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     Volume 5 Issue 102 | July 7, 2006 |

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Sleeping Beauty

J. M. Coetzee

(Continued from last week)

I kissed her all over her body until I was breathless.... As I kissed her the heat of her body increased, and it exhaled a wild, untamed fragrance. She responded with new vibrations along every inch of her skin, and on each one I found a distinctive heat, a unique taste, a different moan…

Then misfortune strikes. One of the clients in the brothel is stabbed, the police pay a visit, scandal threatens, and Delgadina has to be spirited away. Though her lover scours the city for her, she cannot be found. When at last she reemerges in the brothel, she seems years older and has lost her look of innocence. He flies into a jealous rage and storms off.

His ninety-first birthday comes and goes. He makes peace with Rosa. The two agree they will jointly bequeath their worldly goods to the girl, who, Rosa claims, has in the meantime fallen head over heels in love with him. Joy in his heart, the sprightly swain looks forward to "at last, real life."

The confessions of this reborn soul may indeed have been penned, as he says, to ease his conscience, but the message they preach is by no means that we should abjure fleshly desires. The god whom he has ignored all his life is indeed the god by whose grace the wicked are saved, but he is at the same time a god of love, one who can send an old sinner out in quest for "wild love" (amor loco, literally "crazy love") with a virgin-"my desire that day was so urgent it seemed like a message from God"-then breathe awe and terror into his heart when he first lays eyes on his prey. Through his divine agency the old man is turned in no time at all from a frequenter of whores into a virgin-worshiper venerating the girl's dormant body much as a simple believer might venerate a statue or icon, tending it, bringing it flowers, laying tribute before it, singing to it, praying before it.

There is always something unmotivated about conversion experiences: it is of their essence that the sinner should be so blinded by lust or greed or pride that the psychic logic leading to the turning point in his life becomes visible to him only in retrospect, when his eyes have been opened. So there is a degree of inbuilt incompatibility between the conversion narrative and the modern novel, as perfected in the eighteenth century, with its emphasis on character rather than on soul and its brief to show step by step, without wild leaps and supernatural interventions, how the one who used to be called the hero or heroine but is now more appropriately called the central character travels his or her road from beginning to end.

Despite having the tag "magic realist" attached to him, García Márquez works very much in the tradition of psychological realism, with its premise that the workings of the individual psyche have a logic that is capable of being tracked. He himself has remarked that his so-called magic realism is simply a matter of telling hard-to-believe stories with a straight face, a trick he learned from his grandmother in Cartagena; furthermore, what outsiders find hard to believe in his stories is often commonplace Latin American reality. Whether we find this plea disingenuous or not, the fact is that the mixing of the fantastical and the real-or, to be more precise, the elision of the either-or holding "fantasy" and "reality" apart-that caused such a stir when One Hundred Years of Solitude came out in 1967 has become commonplace in the novel well beyond the borders of Latin America.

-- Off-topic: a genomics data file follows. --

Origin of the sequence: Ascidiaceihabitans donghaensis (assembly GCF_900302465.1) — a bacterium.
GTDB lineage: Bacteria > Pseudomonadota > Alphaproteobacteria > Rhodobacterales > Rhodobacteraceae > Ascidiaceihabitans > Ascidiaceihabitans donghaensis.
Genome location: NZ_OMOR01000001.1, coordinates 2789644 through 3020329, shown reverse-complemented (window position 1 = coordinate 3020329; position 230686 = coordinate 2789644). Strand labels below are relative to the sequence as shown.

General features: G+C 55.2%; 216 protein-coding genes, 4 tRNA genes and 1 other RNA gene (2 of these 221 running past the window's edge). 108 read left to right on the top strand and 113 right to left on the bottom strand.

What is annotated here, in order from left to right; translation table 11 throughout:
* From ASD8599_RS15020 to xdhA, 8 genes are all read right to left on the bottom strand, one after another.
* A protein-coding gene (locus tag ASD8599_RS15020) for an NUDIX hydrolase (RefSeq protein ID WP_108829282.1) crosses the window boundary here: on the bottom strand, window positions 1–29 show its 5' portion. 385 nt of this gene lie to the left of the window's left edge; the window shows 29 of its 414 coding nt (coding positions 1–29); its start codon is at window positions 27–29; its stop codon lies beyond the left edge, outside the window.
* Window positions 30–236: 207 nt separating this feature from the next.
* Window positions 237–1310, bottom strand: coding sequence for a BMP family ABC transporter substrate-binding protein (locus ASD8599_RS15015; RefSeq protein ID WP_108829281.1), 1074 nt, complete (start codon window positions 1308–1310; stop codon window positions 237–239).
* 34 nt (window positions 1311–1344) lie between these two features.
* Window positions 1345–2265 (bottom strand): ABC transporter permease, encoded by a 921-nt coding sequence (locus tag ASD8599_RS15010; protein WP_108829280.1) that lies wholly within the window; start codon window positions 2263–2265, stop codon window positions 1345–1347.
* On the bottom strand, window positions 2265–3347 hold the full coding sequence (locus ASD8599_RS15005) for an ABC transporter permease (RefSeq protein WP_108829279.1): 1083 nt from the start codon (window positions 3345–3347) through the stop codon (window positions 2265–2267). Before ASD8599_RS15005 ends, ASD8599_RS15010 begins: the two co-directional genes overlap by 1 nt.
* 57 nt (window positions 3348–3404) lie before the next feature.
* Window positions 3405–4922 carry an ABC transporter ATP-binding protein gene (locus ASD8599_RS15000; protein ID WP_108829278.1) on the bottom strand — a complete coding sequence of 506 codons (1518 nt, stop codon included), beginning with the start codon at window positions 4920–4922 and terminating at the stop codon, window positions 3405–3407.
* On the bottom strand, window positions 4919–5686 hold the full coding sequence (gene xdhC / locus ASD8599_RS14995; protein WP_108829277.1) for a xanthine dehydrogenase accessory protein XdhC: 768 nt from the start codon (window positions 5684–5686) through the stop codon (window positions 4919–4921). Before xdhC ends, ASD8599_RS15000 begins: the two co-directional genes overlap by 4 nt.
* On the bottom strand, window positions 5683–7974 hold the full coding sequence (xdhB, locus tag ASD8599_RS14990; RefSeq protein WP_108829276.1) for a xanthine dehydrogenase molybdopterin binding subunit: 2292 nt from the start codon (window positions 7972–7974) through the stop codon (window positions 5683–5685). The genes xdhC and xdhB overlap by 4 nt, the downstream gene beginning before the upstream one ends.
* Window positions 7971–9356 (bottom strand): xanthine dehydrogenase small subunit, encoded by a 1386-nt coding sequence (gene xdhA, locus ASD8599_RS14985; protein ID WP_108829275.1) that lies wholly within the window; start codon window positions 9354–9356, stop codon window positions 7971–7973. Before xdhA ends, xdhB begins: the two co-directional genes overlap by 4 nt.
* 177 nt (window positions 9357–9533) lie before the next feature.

Is the cat in Memories of My Melancholy Whores just a cat or is it a visitor from the underworld? Does Delgadina come to her lover's aid on the night of the storm, or does he, under the spell of love, merely imagine her visit? Is this sleeping beauty just a working-class girl earning a few pesos on the side, or is she a creature from another realm where princesses dance all night and fairy helpers perform superhuman labours and maidens are put to sleep by enchantresses? To demand unequivocal answers to questions like these is to mistake the nature of the storyteller's art. Roman Jakobson liked to remind us of the formula used by traditional storytellers in Majorca as a preamble to their performances: It was and it was not so.

What is harder to accept for modern readers of a secular bent, since it has no apparent psychological basis, is that the mere spectacle of a naked girl can cause a spiritual somersault in a depraved old man. The old man's ripeness for conversion may make better psychological sense if we take it that he has an existence stretching back beyond the beginning of his memoir, into the body of García Márquez's earlier fiction, and specifically into Love in the Time of Cholera.

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